My introduction to falafel was during my time in Ottawa many years ago. I worked in a clothing store for a while, and one day one of the girls I worked with suggested we stop at a Lebanese falafel food truck for lunch. I had no idea what a treat I was in for; I became a regular customer of that food truck! Ever since then, falafel has been one of my favourite foods. It seems to be an almost perfect food; it’s crunchy and golden on the outside and tender on the inside, very flavourful and savoury without being overly spiced, and substantial enough to be a satisfying meal…in addition to being very nutritious.
I searched for a while to find just the right falafel recipe, and I have found one I really like on Tori Avey’s blog. When I first started making it, I was serving it in pita bread, the way I’d had it from the food cart in Ottawa, but I’ve started having it just on top of a bed of arugula with a few other veggies thrown in and a couple of tablespoons of yogurt as a dressing. I find that I don’t need the bread, and it’s healthier to replace it with more greenery. It’s also really good with the traditional tahini dressing, but for a quick lunch, I like the simplicity of just tossing together the arugula and coconut yogurt flavoured with a bit of lemon juice.
I wish I’d realized sooner how easy it is to make falafel at home; another great thing about it is that you can freeze the falafel balls once you’ve rolled them, and you have an almost instant lunch whenever the craving strikes. I fry mine in a small pot over medium-low heat, and only use about 1 inch of grapeseed oil in the bottom of the pot. I flip the falafel balls over after about 5-7 minutes, so they get a total of approximately 15 minutes cooking time.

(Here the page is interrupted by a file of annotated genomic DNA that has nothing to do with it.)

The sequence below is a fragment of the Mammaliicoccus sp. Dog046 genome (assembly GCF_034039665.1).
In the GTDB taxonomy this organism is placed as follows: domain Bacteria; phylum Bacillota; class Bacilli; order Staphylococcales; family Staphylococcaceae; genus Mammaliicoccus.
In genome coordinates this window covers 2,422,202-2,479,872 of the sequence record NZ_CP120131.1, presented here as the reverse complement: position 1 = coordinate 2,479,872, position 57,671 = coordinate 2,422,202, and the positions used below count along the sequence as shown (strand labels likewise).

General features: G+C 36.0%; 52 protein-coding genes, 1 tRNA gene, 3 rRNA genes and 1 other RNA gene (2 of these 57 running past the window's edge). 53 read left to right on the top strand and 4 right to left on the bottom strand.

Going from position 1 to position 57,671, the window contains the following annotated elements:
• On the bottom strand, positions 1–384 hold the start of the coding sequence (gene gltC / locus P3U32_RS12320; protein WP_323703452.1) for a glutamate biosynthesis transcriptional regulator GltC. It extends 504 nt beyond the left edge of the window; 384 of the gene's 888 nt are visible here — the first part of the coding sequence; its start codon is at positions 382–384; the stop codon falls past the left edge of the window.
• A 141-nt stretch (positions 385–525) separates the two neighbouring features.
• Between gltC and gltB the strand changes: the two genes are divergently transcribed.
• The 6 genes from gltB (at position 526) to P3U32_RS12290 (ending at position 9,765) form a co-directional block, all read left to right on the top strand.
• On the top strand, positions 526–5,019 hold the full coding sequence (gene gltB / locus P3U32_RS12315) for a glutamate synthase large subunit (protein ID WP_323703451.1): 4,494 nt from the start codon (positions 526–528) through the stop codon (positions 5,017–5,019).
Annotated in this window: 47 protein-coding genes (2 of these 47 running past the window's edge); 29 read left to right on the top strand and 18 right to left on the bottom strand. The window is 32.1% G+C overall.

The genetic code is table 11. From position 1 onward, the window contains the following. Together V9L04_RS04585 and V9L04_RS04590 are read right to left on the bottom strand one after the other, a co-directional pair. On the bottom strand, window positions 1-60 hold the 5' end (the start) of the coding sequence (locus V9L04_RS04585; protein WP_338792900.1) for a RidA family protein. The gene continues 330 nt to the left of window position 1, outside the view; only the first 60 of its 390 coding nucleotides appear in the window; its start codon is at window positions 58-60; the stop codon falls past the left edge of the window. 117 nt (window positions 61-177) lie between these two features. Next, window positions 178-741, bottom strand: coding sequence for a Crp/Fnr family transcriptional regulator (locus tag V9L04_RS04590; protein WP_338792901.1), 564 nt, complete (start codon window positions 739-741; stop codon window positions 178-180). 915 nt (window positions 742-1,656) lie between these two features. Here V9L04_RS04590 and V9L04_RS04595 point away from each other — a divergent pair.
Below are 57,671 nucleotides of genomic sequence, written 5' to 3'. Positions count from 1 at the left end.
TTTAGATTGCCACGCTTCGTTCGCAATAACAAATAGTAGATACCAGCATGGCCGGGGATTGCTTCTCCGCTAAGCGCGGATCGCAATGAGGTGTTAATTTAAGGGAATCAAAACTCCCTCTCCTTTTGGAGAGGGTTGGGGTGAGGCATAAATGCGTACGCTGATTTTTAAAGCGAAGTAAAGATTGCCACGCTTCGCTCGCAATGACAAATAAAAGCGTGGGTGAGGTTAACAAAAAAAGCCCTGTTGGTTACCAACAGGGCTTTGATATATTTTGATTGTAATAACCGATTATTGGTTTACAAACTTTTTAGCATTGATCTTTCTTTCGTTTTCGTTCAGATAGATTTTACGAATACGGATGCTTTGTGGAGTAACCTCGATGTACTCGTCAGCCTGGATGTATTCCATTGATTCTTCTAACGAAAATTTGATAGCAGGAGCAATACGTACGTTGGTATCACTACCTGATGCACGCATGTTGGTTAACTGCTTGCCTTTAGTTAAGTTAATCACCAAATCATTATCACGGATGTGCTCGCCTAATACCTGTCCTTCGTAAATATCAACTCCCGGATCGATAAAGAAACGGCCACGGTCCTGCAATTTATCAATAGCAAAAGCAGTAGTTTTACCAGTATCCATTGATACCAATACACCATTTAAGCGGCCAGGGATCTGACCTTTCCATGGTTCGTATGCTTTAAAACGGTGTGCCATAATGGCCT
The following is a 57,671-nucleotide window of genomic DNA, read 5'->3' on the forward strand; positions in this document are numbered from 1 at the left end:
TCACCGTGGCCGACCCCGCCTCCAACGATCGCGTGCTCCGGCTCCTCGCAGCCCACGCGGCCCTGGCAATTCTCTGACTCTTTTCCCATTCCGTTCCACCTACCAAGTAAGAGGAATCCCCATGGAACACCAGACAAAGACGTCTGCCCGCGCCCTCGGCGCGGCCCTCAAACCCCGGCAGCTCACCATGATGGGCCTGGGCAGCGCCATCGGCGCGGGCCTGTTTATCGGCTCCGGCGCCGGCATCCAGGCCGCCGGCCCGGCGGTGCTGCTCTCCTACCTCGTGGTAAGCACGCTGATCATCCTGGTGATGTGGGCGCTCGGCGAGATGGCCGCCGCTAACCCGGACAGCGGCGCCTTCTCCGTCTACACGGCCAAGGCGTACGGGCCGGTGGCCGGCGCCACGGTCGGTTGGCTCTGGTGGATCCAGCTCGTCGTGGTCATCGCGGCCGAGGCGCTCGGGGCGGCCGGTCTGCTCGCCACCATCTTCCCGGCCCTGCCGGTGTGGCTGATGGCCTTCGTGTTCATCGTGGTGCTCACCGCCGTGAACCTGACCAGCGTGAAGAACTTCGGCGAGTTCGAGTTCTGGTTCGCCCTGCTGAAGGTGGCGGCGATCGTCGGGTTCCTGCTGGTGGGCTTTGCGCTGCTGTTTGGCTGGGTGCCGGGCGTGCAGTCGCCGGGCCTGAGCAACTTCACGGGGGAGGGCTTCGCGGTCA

Tori Avey’s site has excellent instructions and photographs for making the falafel, so I won’t re-write her recipe here. Today I chopped up a radish to go with the handful of arugula and coconut yogurt. I use about a teaspoon of lemon juice in 1/4 cup of yogurt.
*As far as oxalates go, I couldn’t find soaked but not boiled chickpeas, so I’m not sure what the oxalate content would be, but I’m guessing they would be similar to the cooked, as they are soaked overnight (which is medium).